Onlookers would be forgiven for believing that there is some kind of major label machine or organisation behind Kojey’s work - the level of production and quality certainly match the standard, if not exceed it - but for the proudly independent artist it’s a myth that needs to be squashed. “The details create that illusion,” he explains. “They help people look into what Kojey is and say ‘This is a finished picture’, when really, at every point you’re looking at Kojey, you’re looking at a work in progress.”
His creative freedom is a vital part of his identity, and he’s comfortable admitting that in some cases his integrity may have held him back for the short term - but it’s a long game that he’s playing. “The freedom in my music needs to maintain,” he states. “Being able to say that I’m in control of it, to know why I’m making something and what I’m making it for, then using the business of music to support that rather than influencing or changing it. That’s the compromise. You give certain things up in order to get the opportunities. I don’t want to give those things up.”
Throughout his endeavours, Kojey is the director that also happens to star in the show. When it comes to collaboration he tends to allow his contributors a large portion of the limelight, again pushing the idea front and centre, with his own ego remaining backstage. “I know I have the skills too creative direct anything, whether it’s a garment or a show,” he states confidently. It’s unsurprising, given his outlook, that he’s collaborated with a diverse cast of characters, including the likes of Wretch 32, GoldLink, Ghetts, Ray BLK, AJ Tracey, Poppy Ajudha, Shola Ama, Miloh Smith, POTÉ and Collard.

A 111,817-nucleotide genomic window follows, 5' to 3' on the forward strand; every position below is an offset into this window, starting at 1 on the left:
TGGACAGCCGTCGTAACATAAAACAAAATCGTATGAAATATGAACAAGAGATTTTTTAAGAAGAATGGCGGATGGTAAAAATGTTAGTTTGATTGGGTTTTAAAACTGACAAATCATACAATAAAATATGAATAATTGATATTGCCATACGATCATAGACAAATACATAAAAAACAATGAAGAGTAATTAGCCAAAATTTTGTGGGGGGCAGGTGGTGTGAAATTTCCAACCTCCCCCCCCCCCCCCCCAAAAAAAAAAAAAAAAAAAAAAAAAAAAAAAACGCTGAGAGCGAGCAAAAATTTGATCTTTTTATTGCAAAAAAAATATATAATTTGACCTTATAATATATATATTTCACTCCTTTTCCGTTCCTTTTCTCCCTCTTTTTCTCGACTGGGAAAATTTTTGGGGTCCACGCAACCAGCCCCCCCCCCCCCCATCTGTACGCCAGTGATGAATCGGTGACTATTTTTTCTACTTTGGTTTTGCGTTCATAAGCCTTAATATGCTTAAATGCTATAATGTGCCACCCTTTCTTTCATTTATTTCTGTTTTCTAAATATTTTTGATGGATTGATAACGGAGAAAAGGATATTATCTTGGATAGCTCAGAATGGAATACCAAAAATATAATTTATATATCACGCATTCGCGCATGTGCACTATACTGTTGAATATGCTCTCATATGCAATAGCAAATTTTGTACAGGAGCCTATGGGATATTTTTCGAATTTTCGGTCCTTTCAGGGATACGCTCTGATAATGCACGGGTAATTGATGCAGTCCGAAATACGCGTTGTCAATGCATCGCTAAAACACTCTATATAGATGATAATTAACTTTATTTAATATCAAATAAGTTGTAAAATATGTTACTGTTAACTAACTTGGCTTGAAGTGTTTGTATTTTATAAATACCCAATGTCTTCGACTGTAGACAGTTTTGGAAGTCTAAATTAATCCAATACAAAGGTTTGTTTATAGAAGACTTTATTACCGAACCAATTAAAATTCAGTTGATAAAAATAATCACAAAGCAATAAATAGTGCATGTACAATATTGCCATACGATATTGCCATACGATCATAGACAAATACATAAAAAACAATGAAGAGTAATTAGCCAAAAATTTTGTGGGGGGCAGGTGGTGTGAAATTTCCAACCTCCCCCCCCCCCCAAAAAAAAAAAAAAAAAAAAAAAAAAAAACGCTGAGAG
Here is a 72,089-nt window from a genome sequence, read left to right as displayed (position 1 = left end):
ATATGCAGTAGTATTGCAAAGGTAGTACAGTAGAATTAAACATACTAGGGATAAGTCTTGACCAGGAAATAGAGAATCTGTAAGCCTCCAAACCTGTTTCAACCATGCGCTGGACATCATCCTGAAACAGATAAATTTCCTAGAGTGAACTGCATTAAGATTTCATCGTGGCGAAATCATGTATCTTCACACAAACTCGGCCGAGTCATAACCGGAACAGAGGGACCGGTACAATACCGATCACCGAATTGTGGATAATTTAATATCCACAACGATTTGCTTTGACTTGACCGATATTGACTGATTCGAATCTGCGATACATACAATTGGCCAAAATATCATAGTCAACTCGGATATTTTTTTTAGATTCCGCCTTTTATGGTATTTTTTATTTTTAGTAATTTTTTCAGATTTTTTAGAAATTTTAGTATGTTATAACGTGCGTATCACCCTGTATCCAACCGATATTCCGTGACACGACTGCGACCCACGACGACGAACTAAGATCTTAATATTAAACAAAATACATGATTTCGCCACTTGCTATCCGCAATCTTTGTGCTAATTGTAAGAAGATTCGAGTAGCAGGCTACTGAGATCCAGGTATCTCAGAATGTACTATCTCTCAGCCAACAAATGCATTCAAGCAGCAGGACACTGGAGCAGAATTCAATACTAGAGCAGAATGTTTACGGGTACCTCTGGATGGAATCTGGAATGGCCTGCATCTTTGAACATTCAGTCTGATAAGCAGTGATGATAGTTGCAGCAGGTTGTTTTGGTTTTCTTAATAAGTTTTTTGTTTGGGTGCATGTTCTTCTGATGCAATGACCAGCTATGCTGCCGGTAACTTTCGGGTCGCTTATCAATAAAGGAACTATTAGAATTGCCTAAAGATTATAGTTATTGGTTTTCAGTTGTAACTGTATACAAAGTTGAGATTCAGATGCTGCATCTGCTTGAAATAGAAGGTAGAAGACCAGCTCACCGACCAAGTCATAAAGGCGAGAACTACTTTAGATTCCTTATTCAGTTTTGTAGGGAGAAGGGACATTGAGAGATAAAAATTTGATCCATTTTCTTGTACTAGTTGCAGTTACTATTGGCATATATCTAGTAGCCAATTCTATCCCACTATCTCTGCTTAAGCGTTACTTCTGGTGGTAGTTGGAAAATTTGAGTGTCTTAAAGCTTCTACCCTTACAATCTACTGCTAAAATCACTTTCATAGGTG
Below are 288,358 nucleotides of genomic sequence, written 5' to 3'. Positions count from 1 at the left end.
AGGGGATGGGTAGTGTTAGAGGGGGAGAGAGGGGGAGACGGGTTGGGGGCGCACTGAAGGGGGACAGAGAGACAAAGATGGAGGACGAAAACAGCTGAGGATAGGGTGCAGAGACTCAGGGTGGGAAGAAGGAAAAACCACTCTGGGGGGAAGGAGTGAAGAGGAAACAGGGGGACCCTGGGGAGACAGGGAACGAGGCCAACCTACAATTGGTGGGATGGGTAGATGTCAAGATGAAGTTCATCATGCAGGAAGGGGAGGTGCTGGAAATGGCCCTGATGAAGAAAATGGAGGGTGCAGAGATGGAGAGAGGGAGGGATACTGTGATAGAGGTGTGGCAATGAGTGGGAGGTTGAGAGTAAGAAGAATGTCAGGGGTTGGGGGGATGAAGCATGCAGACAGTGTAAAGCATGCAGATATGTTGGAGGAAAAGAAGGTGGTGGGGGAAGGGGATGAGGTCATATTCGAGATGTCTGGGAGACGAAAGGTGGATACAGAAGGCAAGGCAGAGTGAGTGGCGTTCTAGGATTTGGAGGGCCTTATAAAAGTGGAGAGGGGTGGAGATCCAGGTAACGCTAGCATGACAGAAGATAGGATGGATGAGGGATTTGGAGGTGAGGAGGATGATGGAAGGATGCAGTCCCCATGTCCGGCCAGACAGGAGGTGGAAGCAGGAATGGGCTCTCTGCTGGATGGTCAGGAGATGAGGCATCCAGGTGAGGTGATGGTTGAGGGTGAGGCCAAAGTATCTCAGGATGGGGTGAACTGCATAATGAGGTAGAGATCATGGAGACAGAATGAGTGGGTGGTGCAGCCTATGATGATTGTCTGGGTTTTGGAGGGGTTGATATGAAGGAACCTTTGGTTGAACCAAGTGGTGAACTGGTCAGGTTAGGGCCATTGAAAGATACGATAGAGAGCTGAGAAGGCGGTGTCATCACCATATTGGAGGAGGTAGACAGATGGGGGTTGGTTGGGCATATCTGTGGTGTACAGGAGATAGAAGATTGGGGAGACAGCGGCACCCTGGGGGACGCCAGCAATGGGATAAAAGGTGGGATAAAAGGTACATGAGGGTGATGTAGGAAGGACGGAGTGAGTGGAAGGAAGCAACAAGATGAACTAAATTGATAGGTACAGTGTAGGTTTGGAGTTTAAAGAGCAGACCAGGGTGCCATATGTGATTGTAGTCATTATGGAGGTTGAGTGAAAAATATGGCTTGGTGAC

Unsurprisingly Kojey has been attracting attention across the media including plaudits from the likes of The Guardian, Dazed, Mixmag, Clash, Notion ,GQ, Sunday Times Style, Pigeons + Planes, Hunger, MTV, Hypebeast, High Snobiety, i-D, Crack, Afropunk, Redbull, MILK, Dummy, Independent, Music Week, Earmilk, Mass Appeal and a cover feature for Notion Magazine. He’s also excited radio tastemakers such as Mistajam, Guy Garvey, DJ Target, Mary Anne Hobbs and Gilles Peterson - the latter recently included Kojey in a feature on the artists he’s excited about this year, declaring “Everything he does is really interesting, I’m desperate to play it all on the radio.” His music can regularly be heard playing across 6Music, 1Xtra, Amazing Radio, Radar Radio and Rinse FM.
In the fashion world Kojey has made a name for himself as the creative director of London fashion label Chelsea Bravo. It’s a role that he continues to occupy, but as the company relocates stateside he’s also beginning to plot his own brand, based around the theme of collaboration, which will launch later in the year. He’s also collaborated on advertising campaigns with brands like Dr Marten, Clarks Originals and New Era, and walked for Maharishi, Blood Brother, Oliver Spencer and River Island.
As Kojey Radical continues to progress and break new ground, fans and critics will have to accept his refusal to stay creatively stationary. “Musically, it’s like, I’m not going to keep harping on about politics,” he says. “But if somebody wants to sit down and have a political conversation I’m here all day. If you’re looking for another ‘Kwame Nkrumah’ or ‘Bambu’, those songs exist and they’ll exist forever. If you need to hear songs about those subject matters then go listen again.” New tracks like the live-improvised ‘Love Intersection’ see Kojey exploring his voice as an instrument in a way that he describes as “alien” to the listener that was introduced to him as a poet who speaks on political matters and social issues. “I’m a commenter of life; the intricacies of life and all of the details that come within,” he explains. “It’s all about what I need to resolve, because my music and my art are how I think and feel, they’re how I communicate.”